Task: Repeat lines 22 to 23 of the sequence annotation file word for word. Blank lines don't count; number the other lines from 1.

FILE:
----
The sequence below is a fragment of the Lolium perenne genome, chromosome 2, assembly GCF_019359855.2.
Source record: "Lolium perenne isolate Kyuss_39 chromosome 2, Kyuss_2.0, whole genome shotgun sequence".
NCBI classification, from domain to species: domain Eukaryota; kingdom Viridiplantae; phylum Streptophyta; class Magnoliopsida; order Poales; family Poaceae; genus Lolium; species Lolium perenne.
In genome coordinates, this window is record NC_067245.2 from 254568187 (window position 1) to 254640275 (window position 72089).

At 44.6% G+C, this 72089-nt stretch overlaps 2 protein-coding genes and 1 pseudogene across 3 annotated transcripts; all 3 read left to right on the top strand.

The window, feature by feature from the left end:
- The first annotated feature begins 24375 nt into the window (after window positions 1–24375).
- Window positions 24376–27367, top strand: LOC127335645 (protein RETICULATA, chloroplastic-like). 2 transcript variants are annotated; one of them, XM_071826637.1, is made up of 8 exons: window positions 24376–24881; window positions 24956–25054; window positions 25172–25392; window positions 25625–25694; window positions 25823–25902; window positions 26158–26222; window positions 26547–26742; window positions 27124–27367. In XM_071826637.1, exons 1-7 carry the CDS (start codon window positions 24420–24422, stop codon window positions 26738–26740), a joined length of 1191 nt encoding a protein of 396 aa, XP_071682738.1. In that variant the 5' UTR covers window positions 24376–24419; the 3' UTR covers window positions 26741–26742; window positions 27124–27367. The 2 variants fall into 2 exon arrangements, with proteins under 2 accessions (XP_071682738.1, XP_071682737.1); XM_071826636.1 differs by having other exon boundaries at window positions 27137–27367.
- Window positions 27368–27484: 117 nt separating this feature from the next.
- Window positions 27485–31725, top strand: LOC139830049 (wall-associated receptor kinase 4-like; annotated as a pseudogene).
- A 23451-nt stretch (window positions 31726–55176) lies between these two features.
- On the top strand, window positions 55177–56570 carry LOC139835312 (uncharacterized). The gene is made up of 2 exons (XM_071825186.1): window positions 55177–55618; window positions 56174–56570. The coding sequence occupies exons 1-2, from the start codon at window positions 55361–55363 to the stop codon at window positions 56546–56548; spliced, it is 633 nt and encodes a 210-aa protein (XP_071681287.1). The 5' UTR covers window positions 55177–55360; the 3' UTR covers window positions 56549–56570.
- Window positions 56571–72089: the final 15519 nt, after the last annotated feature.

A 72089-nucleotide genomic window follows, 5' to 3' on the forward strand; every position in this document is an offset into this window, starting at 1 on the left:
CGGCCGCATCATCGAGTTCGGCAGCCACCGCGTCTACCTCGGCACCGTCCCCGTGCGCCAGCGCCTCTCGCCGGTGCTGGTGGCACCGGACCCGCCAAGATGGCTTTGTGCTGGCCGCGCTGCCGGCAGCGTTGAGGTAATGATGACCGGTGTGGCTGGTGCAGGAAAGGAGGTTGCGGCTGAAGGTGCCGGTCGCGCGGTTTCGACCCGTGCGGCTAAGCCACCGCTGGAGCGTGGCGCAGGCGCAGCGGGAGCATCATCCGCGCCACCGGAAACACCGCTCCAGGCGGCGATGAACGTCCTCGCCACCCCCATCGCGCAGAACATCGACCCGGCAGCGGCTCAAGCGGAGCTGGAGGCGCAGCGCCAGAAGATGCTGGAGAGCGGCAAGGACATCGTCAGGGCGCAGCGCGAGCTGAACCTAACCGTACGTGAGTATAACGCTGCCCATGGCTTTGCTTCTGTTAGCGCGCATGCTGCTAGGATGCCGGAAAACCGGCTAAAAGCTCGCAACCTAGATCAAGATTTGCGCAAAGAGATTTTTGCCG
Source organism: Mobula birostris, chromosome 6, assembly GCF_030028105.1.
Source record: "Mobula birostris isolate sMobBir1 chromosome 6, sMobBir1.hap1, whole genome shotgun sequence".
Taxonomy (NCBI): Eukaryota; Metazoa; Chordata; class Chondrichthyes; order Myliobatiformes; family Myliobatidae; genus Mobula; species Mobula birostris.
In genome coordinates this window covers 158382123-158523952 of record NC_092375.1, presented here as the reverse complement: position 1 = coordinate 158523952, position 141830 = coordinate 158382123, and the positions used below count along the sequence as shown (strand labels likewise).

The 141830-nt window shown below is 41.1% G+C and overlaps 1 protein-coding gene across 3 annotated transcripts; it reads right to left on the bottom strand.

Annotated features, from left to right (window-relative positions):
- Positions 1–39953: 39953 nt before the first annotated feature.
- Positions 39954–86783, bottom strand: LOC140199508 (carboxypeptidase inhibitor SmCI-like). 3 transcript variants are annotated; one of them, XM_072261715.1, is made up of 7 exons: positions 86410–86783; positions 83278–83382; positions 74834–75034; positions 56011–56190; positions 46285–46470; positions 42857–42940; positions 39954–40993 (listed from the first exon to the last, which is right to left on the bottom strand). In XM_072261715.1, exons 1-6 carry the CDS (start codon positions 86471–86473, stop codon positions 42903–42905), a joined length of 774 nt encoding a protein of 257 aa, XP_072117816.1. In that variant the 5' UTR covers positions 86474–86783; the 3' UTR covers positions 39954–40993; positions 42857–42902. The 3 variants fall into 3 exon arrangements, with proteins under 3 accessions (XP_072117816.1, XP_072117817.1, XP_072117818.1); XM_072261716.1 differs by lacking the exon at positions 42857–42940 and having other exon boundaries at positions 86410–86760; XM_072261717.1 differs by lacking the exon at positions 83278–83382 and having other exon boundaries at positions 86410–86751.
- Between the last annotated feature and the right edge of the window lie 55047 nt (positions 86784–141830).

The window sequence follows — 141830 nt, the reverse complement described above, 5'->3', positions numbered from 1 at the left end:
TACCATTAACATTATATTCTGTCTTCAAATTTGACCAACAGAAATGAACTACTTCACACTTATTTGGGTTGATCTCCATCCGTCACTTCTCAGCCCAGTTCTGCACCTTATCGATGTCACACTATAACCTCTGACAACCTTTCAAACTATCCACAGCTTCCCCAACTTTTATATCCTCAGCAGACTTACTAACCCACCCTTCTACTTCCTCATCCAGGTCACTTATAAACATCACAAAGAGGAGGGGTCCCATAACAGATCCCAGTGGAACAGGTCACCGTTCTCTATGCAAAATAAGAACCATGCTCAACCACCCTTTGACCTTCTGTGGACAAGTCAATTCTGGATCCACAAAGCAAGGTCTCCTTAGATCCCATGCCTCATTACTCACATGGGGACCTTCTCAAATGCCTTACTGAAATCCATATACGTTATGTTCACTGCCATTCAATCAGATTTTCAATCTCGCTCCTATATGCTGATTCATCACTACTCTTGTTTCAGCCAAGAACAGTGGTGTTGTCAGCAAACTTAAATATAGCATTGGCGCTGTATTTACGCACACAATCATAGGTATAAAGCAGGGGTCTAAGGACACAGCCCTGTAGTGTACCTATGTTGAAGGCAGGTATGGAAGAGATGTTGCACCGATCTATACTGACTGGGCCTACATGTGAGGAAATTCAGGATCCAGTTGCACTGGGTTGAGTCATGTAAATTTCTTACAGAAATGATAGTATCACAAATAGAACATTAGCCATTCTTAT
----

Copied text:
- Positions 1–39953: 39953 nt before the first annotated feature.
- Positions 39954–86783, bottom strand: LOC140199508 (carboxypeptidase inhibitor SmCI-like). 3 transcript variants are annotated; one of them, XM_072261715.1, is made up of 7 exons: positions 86410–86783; positions 83278–83382; positions 74834–75034; positions 56011–56190; positions 46285–46470; positions 42857–42940; positions 39954–40993 (listed from the first exon to the last, which is right to left on the bottom strand). In XM_072261715.1, exons 1-6 carry the CDS (start codon positions 86471–86473, stop codon positions 42903–42905), a joined length of 774 nt encoding a protein of 257 aa, XP_072117816.1. In that variant the 5' UTR covers positions 86474–86783; the 3' UTR covers positions 39954–40993; positions 42857–42902. The 3 variants fall into 3 exon arrangements, with proteins under 3 accessions (XP_072117816.1, XP_072117817.1, XP_072117818.1); XM_072261716.1 differs by lacking the exon at positions 42857–42940 and having other exon boundaries at positions 86410–86760; XM_072261717.1 differs by lacking the exon at positions 83278–83382 and having other exon boundaries at positions 86410–86751.